THE SMARTWATCH — NOT THE PHONE — IS TURNING A CORNER

It’s safe to say that after Apple’s September event, the iPhone X captured most of the attention and fanfare. But there were two other product announcements; a 4K TV with HDR support, and an Apple Watch Series 3:

Answer a call from your surfboard. Ask Siri to send a message. Stream your favorite songs on your run. And do it all while leaving your phone behind. Introducing Apple Watch Series 3 with cellular. Now you have the freedom to go with just your watch.

First, let me throw caution to the wind with two disclaimers.

One, I have never owned a smartwatch. I do not plan on changing my time anytime soon either, as I have a fascination for mechanical watches that should hold strong for at least the foreseeable future. I do however, like most technology products, keep close tabs on the progress and developments of the smartwatch industry. Also, as a reviewer, you never look at products through a personal use case scenario anyway.

Two, I’ve long held the opinion that technology-wise, the internet and the smartphone have been the most life-changing events in the last century, and there are very few instances of other products / services matching them. AI seems to be the next frontier but I don’t think any of the smart products we see today will eclipse them.

Back to the event; let’s concentrate on two of Apple’s product announcements:

The iPhone X stripped away one of it’s most iconic and pivotal user-facing control, the home button. Instead it relies on a completely new swipe interface to switch between apps and return to the home screen. Physically, it eschews the much-loved Touch ID sensor in favour of a facial recognition system and debuts an (almost) all-screen design, a new aspect ratio, wireless charging, and a gorgeous glass-and-steel body.

The Apple Watch Series 3 adds cellular data and a better processor (as the norm) to the existing design; same shape, same thickness, and same battery life.

One evolutionary and one revolutionary. And in that order.

The iPhone may be the most radically looking phone since the original but let’s face it. Things were already heading in this direction. Mobile performance have been slowly creeping into laptop territory. Screens are getting bigger and better, bezel-less or not. Ditto with cameras. Face-ID is contextually a partial step-up in convenience.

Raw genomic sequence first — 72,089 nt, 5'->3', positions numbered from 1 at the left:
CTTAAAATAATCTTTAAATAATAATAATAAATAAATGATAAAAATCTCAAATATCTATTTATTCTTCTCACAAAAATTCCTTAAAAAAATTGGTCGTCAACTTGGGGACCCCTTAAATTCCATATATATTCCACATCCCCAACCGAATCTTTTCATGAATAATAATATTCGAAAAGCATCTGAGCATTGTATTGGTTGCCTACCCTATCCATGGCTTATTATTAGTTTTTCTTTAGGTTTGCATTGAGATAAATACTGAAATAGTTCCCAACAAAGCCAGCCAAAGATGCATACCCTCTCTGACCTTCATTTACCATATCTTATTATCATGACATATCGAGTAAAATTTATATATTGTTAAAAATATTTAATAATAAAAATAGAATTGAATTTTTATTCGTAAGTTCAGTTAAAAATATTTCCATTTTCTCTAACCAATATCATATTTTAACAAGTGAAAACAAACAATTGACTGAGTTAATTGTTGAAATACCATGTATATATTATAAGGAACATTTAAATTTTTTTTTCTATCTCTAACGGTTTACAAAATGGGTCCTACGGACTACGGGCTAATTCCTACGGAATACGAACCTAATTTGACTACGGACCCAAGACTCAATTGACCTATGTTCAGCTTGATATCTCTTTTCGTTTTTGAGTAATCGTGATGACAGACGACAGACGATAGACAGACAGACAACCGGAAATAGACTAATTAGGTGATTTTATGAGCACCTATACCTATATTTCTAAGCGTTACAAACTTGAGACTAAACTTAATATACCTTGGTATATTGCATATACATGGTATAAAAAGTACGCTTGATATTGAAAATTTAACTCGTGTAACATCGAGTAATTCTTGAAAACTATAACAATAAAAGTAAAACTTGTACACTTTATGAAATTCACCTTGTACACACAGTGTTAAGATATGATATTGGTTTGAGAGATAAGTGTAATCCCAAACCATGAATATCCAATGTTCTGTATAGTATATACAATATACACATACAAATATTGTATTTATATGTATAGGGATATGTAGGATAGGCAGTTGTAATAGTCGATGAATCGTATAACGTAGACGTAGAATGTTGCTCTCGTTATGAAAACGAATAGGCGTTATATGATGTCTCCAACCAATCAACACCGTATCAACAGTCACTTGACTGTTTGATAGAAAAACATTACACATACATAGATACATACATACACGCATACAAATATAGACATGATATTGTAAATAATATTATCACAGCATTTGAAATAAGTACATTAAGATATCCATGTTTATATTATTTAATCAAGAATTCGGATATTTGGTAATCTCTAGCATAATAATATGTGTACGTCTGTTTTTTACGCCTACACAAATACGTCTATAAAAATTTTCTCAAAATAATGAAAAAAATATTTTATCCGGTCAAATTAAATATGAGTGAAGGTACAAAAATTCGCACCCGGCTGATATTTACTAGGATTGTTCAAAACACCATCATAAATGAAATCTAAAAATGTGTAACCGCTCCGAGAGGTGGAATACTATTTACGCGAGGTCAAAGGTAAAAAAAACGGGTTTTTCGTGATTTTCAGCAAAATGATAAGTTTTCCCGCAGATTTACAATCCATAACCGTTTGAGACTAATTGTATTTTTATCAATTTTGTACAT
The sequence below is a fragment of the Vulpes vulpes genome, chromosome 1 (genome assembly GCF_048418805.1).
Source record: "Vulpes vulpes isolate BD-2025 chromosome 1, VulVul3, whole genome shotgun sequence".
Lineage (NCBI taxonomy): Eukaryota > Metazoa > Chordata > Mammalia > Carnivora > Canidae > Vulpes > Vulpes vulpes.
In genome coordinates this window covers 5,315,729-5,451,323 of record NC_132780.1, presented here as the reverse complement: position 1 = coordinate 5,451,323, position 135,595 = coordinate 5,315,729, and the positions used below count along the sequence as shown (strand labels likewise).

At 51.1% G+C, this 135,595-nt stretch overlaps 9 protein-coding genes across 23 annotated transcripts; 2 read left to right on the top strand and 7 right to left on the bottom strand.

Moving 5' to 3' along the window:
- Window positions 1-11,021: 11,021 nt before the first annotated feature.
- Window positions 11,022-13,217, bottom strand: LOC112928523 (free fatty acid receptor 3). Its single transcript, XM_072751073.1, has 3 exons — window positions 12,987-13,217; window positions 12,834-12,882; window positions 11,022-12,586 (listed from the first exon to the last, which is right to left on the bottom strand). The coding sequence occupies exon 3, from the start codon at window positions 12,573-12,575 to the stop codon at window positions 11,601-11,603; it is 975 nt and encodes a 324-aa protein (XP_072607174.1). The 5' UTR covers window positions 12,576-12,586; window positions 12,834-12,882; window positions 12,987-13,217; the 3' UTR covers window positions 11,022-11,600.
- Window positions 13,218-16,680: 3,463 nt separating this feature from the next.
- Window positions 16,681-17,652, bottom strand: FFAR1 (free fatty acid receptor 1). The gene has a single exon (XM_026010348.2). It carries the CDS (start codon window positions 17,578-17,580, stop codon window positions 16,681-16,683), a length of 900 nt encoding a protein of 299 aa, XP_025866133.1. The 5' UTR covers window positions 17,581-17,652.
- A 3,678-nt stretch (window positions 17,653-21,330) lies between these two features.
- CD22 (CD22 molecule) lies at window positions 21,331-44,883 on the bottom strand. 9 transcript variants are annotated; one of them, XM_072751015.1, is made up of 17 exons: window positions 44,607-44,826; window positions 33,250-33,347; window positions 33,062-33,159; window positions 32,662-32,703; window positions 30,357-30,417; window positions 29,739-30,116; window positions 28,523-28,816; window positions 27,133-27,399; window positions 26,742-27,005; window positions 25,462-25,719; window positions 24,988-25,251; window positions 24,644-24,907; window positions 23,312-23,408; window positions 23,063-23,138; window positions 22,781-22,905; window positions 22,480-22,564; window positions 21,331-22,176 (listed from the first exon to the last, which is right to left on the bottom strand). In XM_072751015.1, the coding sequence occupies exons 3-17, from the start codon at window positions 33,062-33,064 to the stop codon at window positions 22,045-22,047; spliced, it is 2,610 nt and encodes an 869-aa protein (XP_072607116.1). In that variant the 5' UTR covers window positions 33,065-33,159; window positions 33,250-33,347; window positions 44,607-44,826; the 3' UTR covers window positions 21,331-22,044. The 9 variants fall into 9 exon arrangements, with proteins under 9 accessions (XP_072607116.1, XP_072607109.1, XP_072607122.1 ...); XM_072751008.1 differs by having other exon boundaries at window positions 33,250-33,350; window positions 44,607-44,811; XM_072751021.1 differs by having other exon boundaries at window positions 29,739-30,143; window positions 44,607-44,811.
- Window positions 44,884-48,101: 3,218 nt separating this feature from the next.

What we’re actually getting carried away is how cool it looks and feels.

The Watch on the other hand, is a phone on your wrist. It’s always been a computer, but now it’s an independent device (or almost there) that can make calls, stream music, and track your health data constantly. All on your wrist. And all within the same shape, same thickness, and same battery life.

One of Louis CK’s very apt ‘insights’ on technology is this one about WiFi in planes. We complain about how the WiFi coverage is under par compared to our homes, but we lose sight of how unbelievable it is to have internet “in the sky.”

The smartwatch is similar. Data connectivity was inevitable, but one cannot overestimate what a breakthrough this is for the product it is. Adding LTE within the same body and battery life is unbelievable. Since it’s not virtually attached to the phone anymore, it’s capable of performing actions by itself which translate to: making calls and messages, apps loading faster, a faster and more reliable Siri, and music streamable from anywhere.

Apple’s much hyped iPod campaign was about having 1000 songs in your pocket. The Watch now has 40,000 songs on your wrist.

This is how Tim Cook prefaced the iPhone X unveil:

… it is only fitting that we are here, in this place, on this day, to reveal a product that will set the path for technology for the next decade …

That statement could very well stand for —and be more apt for — the Watch.

It’s finally pulling away as the phone outside your pocket, outside your phone.

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